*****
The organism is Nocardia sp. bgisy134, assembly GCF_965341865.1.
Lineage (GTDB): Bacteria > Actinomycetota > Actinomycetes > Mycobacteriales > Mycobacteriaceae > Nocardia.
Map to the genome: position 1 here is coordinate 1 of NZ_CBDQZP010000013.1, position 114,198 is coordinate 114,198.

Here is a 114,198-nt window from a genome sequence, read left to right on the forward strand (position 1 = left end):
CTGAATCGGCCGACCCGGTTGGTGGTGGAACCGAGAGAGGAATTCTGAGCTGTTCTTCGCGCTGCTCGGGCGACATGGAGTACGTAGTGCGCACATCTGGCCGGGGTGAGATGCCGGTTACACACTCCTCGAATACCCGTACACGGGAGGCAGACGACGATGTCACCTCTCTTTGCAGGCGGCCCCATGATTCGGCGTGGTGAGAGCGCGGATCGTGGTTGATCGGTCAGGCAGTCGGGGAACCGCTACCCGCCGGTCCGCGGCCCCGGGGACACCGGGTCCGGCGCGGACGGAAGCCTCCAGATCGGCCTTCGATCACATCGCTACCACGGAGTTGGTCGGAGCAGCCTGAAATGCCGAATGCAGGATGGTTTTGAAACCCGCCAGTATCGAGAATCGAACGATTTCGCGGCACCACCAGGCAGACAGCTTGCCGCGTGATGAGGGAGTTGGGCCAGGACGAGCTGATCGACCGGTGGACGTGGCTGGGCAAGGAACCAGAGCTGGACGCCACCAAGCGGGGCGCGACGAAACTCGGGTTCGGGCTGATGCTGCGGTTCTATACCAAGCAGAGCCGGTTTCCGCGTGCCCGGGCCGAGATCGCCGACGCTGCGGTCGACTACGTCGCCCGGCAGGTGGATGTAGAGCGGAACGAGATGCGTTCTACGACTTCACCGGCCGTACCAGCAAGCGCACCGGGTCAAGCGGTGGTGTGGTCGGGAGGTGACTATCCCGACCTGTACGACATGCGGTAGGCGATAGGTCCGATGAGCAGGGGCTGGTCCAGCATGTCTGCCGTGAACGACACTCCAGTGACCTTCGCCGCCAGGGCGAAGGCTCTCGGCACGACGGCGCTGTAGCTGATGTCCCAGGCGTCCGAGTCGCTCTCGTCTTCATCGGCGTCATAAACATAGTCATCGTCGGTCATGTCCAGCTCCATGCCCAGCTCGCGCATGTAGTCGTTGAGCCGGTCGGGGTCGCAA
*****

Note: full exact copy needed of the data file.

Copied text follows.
The organism is Nocardia sp. bgisy134, assembly GCF_965341865.1.
Lineage (GTDB): Bacteria > Actinomycetota > Actinomycetes > Mycobacteriales > Mycobacteriaceae > Nocardia.
Map to the genome: position 1 here is coordinate 1 of NZ_CBDQZP010000013.1, position 114,198 is coordinate 114,198.

Here is a 114,198-nt window from a genome sequence, read left to right on the forward strand (position 1 = left end):
CTGAATCGGCCGACCCGGTTGGTGGTGGAACCGAGAGAGGAATTCTGAGCTGTTCTTCGCGCTGCTCGGGCGACATGGAGTACGTAGTGCGCACATCTGGCCGGGGTGAGATGCCGGTTACACACTCCTCGAATACCCGTACACGGGAGGCAGACGACGATGTCACCTCTCTTTGCAGGCGGCCCCATGATTCGGCGTGGTGAGAGCGCGGATCGTGGTTGATCGGTCAGGCAGTCGGGGAACCGCTACCCGCCGGTCCGCGGCCCCGGGGACACCGGGTCCGGCGCGGACGGAAGCCTCCAGATCGGCCTTCGATCACATCGCTACCACGGAGTTGGTCGGAGCAGCCTGAAATGCCGAATGCAGGATGGTTTTGAAACCCGCCAGTATCGAGAATCGAACGATTTCGCGGCACCACCAGGCAGACAGCTTGCCGCGTGATGAGGGAGTTGGGCCAGGACGAGCTGATCGACCGGTGGACGTGGCTGGGCAAGGAACCAGAGCTGGACGCCACCAAGCGGGGCGCGACGAAACTCGGGTTCGGGCTGATGCTGCGGTTCTATACCAAGCAGAGCCGGTTTCCGCGTGCCCGGGCCGAGATCGCCGACGCTGCGGTCGACTACGTCGCCCGGCAGGTGGATGTAGAGCGGAACGAGATGCGTTCTACGACTTCACCGGCCGTACCAGCAAGCGCACCGGGTCAAGCGGTGGTGTGGTCGGGAGGTGACTATCCCGACCTGTACGACATGCGGTAGGCGATAGGTCCGATGAGCAGGGGCTGGTCCAGCATGTCTGCCGTGAACGACACTCCAGTGACCTTCGCCGCCAGGGCGAAGGCTCTCGGCACGACGGCGCTGTAGCTGATGTCCCAGGCGTCCGAGTCGCTCTCGTCTTCATCGGCGTCATAAACATAGTCATCGTCGGTCATGTCCAGCTCCATGCCCAGCTCGCGCATGTAGTCGTTGAGCCGGTCGGGGTCGCAA